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In an era before industrialization and mass-production, when every home has to make its own materials for daily life, this book of household recipes covers just about everything: as the lengthy title tells us, it ranges from the basics of cooking, preserving foods, and distilling, through practical matters such as medicines, tanning, horse-shoeing, and even metallurgy, to the finer arts of water-colors, oil painting, and enamelling.

What Shall I Cook Today?

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"Do tell me how you get your French fried potatoes so crisp and dry?"  Shortening was invented by Proctor and Gamble (yes, the soap makers) in 1910 as an alternative to tallow.  In the 1930s, Spry began an advertising campaign that would rival Crisco for decades.  This Spry cookbook published around 1936 by another soapmaker, the Lever Brothers, uses the then new and trendy comic book motif to cleverly advertise their product.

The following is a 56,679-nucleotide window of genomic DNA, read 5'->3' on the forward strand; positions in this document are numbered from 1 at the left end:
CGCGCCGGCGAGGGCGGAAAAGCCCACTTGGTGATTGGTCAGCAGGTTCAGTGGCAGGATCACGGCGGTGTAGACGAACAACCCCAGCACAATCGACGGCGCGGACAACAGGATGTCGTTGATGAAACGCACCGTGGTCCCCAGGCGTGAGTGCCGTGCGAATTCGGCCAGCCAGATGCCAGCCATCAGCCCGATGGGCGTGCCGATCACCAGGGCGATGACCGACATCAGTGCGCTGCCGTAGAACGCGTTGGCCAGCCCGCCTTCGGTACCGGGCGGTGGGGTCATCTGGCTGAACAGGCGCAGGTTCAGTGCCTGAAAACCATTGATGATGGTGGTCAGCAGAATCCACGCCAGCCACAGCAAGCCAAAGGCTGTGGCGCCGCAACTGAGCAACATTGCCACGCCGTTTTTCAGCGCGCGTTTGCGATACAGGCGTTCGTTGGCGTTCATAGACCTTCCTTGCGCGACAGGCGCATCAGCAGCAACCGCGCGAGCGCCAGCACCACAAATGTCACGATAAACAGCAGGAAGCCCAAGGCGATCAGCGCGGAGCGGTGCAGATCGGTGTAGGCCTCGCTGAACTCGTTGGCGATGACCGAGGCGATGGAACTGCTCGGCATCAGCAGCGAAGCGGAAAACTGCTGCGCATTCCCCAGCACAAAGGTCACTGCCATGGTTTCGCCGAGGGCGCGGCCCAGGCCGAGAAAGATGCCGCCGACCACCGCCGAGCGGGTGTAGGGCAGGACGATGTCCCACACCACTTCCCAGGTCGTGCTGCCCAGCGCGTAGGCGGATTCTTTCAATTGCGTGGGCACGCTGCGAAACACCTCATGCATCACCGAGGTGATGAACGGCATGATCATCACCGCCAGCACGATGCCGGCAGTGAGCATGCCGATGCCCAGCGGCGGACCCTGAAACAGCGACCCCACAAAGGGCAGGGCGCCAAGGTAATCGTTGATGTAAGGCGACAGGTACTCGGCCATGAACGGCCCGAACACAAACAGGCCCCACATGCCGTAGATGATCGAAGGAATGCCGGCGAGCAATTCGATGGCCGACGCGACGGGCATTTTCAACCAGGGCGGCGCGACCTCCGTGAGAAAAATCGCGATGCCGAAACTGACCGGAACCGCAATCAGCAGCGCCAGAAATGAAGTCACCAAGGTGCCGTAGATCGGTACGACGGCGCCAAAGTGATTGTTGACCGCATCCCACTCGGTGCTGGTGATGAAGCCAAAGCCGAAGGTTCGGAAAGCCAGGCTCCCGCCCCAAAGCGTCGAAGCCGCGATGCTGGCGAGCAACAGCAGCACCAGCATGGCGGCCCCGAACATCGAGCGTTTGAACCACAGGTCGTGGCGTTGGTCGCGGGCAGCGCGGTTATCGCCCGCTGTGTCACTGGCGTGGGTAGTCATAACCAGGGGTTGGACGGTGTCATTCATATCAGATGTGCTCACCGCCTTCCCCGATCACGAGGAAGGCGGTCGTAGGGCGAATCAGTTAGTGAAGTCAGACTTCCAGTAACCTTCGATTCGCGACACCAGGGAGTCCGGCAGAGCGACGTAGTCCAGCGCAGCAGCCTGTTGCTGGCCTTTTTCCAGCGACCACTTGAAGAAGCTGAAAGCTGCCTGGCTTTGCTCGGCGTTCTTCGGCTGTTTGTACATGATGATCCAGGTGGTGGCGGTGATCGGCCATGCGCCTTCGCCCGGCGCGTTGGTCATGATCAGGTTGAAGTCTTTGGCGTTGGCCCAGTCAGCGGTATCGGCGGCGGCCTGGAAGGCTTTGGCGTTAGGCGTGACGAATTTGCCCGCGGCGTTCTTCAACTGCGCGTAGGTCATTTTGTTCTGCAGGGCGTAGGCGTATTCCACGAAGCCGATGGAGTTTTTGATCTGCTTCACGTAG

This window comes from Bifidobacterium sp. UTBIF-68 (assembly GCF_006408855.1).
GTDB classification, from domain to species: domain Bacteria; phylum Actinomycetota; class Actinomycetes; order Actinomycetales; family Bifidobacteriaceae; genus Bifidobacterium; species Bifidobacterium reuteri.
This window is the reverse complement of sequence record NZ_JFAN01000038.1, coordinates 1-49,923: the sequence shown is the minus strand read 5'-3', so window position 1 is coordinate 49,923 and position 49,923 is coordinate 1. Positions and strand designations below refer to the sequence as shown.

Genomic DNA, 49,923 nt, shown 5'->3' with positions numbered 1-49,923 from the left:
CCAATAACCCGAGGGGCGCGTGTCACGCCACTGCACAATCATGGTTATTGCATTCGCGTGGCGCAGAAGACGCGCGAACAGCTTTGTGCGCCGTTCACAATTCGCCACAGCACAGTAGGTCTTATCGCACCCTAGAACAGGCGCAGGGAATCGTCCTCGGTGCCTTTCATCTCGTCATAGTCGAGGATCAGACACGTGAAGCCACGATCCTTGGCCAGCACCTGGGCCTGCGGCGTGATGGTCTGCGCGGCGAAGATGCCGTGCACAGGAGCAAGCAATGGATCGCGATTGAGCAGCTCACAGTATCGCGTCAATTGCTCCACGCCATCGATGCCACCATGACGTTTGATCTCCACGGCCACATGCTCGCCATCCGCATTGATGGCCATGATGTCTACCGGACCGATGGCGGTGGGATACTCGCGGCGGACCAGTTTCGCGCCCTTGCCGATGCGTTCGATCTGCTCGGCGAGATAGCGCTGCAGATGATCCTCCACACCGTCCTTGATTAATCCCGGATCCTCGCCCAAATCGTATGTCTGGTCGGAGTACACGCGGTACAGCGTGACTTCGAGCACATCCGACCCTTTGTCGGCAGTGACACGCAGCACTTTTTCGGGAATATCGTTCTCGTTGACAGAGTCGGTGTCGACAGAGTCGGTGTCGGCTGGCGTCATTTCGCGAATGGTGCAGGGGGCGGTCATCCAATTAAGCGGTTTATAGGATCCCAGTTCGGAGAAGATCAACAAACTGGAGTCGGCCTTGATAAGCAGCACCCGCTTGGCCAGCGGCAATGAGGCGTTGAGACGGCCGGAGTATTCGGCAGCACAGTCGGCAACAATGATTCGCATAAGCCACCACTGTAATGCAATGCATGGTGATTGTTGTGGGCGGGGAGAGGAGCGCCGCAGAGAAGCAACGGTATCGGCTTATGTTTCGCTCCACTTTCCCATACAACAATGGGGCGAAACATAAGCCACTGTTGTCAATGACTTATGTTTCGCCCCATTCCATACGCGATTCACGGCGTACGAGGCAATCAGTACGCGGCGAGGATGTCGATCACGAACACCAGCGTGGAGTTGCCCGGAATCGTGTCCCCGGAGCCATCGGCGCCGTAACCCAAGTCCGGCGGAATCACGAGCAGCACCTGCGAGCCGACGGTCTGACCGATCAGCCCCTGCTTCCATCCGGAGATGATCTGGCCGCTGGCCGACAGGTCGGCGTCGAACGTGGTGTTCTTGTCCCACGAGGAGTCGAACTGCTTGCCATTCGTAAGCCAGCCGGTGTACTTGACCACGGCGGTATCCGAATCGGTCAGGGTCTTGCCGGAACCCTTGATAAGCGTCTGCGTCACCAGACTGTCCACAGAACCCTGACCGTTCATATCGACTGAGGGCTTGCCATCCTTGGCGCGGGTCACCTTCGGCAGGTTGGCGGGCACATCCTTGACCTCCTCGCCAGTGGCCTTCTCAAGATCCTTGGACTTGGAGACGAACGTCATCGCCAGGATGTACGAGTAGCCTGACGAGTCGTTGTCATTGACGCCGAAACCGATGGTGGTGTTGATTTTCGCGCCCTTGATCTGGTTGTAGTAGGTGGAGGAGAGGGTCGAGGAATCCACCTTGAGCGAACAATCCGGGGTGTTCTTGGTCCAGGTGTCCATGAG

The Market Basket

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The Nickel Plate Road Railroad Industrial Development Department published The Market Basket in 1949 as a tribute to its late but forward-looking President, John W. Davin.  Davin the saw wisdom in bringing fresh foods quickly and efficiently from the farm to the table via railroad freight at a time when post-war America was booming (and in spite of working America's increased reliability and facination with prepared foods).  This cookbooklet features recipes from the wildly popular fine dining establishment, Gruber's Restaurant of Shaker Heights, Ohio.